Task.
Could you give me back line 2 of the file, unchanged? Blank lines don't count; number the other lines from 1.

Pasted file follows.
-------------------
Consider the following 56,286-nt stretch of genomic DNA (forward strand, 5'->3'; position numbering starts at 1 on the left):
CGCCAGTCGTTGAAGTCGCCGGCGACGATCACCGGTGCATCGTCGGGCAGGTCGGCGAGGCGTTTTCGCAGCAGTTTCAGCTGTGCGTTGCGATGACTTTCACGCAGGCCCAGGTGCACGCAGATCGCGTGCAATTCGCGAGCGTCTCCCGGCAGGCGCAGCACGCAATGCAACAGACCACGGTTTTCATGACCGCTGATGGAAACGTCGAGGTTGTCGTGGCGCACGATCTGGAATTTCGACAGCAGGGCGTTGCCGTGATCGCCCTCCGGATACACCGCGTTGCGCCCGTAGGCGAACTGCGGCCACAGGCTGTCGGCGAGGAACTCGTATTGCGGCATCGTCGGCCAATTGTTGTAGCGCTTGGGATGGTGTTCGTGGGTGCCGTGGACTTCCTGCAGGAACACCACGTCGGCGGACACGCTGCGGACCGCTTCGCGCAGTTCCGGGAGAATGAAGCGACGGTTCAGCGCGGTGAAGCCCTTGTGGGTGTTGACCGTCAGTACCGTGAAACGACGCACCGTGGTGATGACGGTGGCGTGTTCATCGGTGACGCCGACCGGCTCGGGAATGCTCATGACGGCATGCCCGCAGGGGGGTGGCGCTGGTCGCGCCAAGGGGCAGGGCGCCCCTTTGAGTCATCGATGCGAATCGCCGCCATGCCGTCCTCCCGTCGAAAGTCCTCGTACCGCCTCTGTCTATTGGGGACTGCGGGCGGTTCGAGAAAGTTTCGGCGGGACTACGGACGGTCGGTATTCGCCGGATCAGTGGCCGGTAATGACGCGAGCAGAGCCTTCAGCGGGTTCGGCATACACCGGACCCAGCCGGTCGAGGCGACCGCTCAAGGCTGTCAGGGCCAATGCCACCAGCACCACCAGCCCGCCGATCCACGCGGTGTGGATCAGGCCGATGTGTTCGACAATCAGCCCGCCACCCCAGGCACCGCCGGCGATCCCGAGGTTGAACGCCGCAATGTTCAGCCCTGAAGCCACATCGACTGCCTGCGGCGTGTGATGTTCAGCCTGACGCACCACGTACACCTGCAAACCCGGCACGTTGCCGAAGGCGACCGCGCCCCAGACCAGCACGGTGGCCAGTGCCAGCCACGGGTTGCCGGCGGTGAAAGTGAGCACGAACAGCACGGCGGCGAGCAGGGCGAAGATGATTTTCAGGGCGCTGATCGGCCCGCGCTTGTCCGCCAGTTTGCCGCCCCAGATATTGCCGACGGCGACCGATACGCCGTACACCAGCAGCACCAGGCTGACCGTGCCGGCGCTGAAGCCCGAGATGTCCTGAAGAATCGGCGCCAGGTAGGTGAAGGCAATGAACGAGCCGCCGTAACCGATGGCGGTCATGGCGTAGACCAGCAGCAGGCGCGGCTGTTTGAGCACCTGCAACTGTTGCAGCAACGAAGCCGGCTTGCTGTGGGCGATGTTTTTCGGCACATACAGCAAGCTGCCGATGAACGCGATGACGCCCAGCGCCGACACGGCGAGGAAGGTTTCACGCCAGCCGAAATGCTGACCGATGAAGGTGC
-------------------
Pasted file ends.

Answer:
CGCCAGTCGTTGAAGTCGCCGGCGACGATCACCGGTGCATCGTCGGGCAGGTCGGCGAGGCGTTTTCGCAGCAGTTTCAGCTGTGCGTTGCGATGACTTTCACGCAGGCCCAGGTGCACGCAGATCGCGTGCAATTCGCGAGCGTCTCCCGGCAGGCGCAGCACGCAATGCAACAGACCACGGTTTTCATGACCGCTGATGGAAACGTCGAGGTTGTCGTGGCGCACGATCTGGAATTTCGACAGCAGGGCGTTGCCGTGATCGCCCTCCGGATACACCGCGTTGCGCCCGTAGGCGAACTGCGGCCACAGGCTGTCGGCGAGGAACTCGTATTGCGGCATCGTCGGCCAATTGTTGTAGCGCTTGGGATGGTGTTCGTGGGTGCCGTGGACTTCCTGCAGGAACACCACGTCGGCGGACACGCTGCGGACCGCTTCGCGCAGTTCCGGGAGAATGAAGCGACGGTTCAGCGCGGTGAAGCCCTTGTGGGTGTTGACCGTCAGTACCGTGAAACGACGCACCGTGGTGATGACGGTGGCGTGTTCATCGGTGACGCCGACCGGCTCGGGAATGCTCATGACGGCATGCCCGCAGGGGGGTGGCGCTGGTCGCGCCAAGGGGCAGGGCGCCCCTTTGAGTCATCGATGCGAATCGCCGCCATGCCGTCCTCCCGTCGAAAGTCCTCGTACCGCCTCTGTCTATTGGGGACTGCGGGCGGTTCGAGAAAGTTTCGGCGGGACTACGGACGGTCGGTATTCGCCGGATCAGTGGCCGGTAATGACGCGAGCAGAGCCTTCAGCGGGTTCGGCATACACCGGACCCAGCCGGTCGAGGCGACCGCTCAAGGCTGTCAGGGCCAATGCCACCAGCACCACCAGCCCGCCGATCCACGCGGTGTGGATCAGGCCGATGTGTTCGACAATCAGCCCGCCACCCCAGGCACCGCCGGCGATCCCGAGGTTGAACGCCGCAATGTTCAGCCCTGAAGCCACATCGACTGCCTGCGGCGTGTGATGTTCAGCCTGACGCACCACGTACACCTGCAAACCCGGCACGTTGCCGAAGGCGACCGCGCCCCAGACCAGCACGGTGGCCAGTGCCAGCCACGGGTTGCCGGCGGTGAAAGTGAGCACGAACAGCACGGCGGCGAGCAGGGCGAAGATGATTTTCAGGGCGCTGATCGGCCCGCGCTTGTCCGCCAGTTTGCCGCCCCAGATATTGCCGACGGCGACCGATACGCCGTACACCAGCAGCACCAGGCTGACCGTGCCGGCGCTGAAGCCCGAGATGTCCTGAAGAATCGGCGCCAGGTAGGTGAAGGCAATGAACGAGCCGCCGTAACCGATGGCGGTCATGGCGTAGACCAGCAGCAGGCGCGGCTGTTTGAGCACCTGCAACTGTTGCAGCAACGAAGCCGGCTTGCTGTGGGCGATGTTTTTCGGCACATACAGCAAGCTGCCGATGAACGCGATGACGCCCAGCGCCGACACGGCGAGGAAGGTTTCACGCCAGCCGAAATGCTGACCGATGAAGGTGC